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We also served pancakes, since last Saturday had already been scheduled for our annual pancake breakfast. Despite the skimpy pick, or maybe because of it, we wanted to celebrate the farm and say thanks to our members for supporting us during tough times, as well as during more fruitful seasons. This year, we learned again what tough times could mean. As always, folks brought toppings to share—strawberry butter, homemade salted caramel, fruit preserves, canned applesauce, even home-tapped maple syrup from a son’s tree back east. Nothing like sharing a multi-grain pancake and fresh toppings with friends to lift one’s spirits.*

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Last night, John and I sauteed our garlic scapes, scallions, kale, and spinach as a topping for what we call “polentil”—cooked lentils stirred with soft goat cheese into polenta just before it’s cooked to firmness, served with a glass of our own chai-spiced honey mead. We layered the polentil with tomato sauce from last year’s tomato harvest and topped it with the hail greens and alliums. It may not have been much, but it couldn’t have tasted better or been more filling.

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This week’s pick looks pretty much like normal, a decent size and offering for late June. The broccoli’s coming on, spinach and kale have sized up, and stunned lettuces have grown through their hail-laced moment. More scapes are on their way, and everything else isn’t far behind. Before we know it, we’ll be back in the bounty of the season, the time when a share puts lots of hearty meals on the table. The gardens have their own recovery plan; we just help it along. As with any season, we’ll do our best to follow the land’s lead: we work, we wait, and the earth gives again.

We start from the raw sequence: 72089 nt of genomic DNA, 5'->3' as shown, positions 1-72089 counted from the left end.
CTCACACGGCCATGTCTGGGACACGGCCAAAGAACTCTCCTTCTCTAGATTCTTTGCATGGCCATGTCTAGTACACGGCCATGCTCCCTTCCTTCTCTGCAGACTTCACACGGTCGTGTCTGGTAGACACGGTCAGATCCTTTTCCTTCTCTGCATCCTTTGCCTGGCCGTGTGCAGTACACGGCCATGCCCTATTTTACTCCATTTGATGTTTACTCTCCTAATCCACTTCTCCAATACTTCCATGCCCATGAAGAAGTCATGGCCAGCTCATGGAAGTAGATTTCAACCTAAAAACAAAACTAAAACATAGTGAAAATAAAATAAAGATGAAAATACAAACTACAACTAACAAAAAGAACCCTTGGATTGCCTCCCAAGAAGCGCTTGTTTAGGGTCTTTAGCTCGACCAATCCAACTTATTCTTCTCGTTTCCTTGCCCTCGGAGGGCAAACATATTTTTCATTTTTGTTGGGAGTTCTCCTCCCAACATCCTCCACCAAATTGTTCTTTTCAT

*You can find our pancake recipe in A Bushel’s Worth: An Ecobiography

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The First Earth Day . . . and Still Counting

EarthDayGreeleyTribune To mark the 45th anniversary of the first Earth Day in 1970, I participated in a pre-Earth Day program at our local library to promote the Youth of the Earth Festival, a community event organized for the first time last year by the Youth of the Earth Council and Sustainable Revolution Longmont. The free festival this Wednesday at the Boulder County fairgrounds from 4 to 7 PM will include music and dance performances by local schools and youth groups; recycling; storytelling; education about bees, birds, and energy; healthy food prepared by an on-site chef; and games with locally donated prizes. If you don’t live in our area, I hope you’ll find an Earth Day event near you. At the library event, I read my chapter “The First Earth Day . . . and Still Counting” from A Bushel’s Worth: An Ecobiography because I wanted to share the early days of Earth Day with the students involved this year. I created a visual background video to show 1970s Earth Day images, as well as more recent photos from our farm connecting that time to the environment today. In the essay, I talk about planting an apple tree in memory of my fifth grade teacher, Mr. Osborn, in whose class I celebrated the first Earth Day, so I included a visual sequence about growing, picking, and pressing apples for cider on our farm. applebaskets Forty-five years isn’t much time to turn around the ecological problems confronting our planet. In fact, today’s it’s clear that the state of the earth is worse than anyone imagined forty-five years ago. It seems we’re facing a tipping point from which we must push harder for the changes needed to adapt and survive. This is no time to abandon hope. It’s only time to hold hope closer as we work together—finally–toward a more sustainable future.

If the video isn’t embedded below, click here to watch it.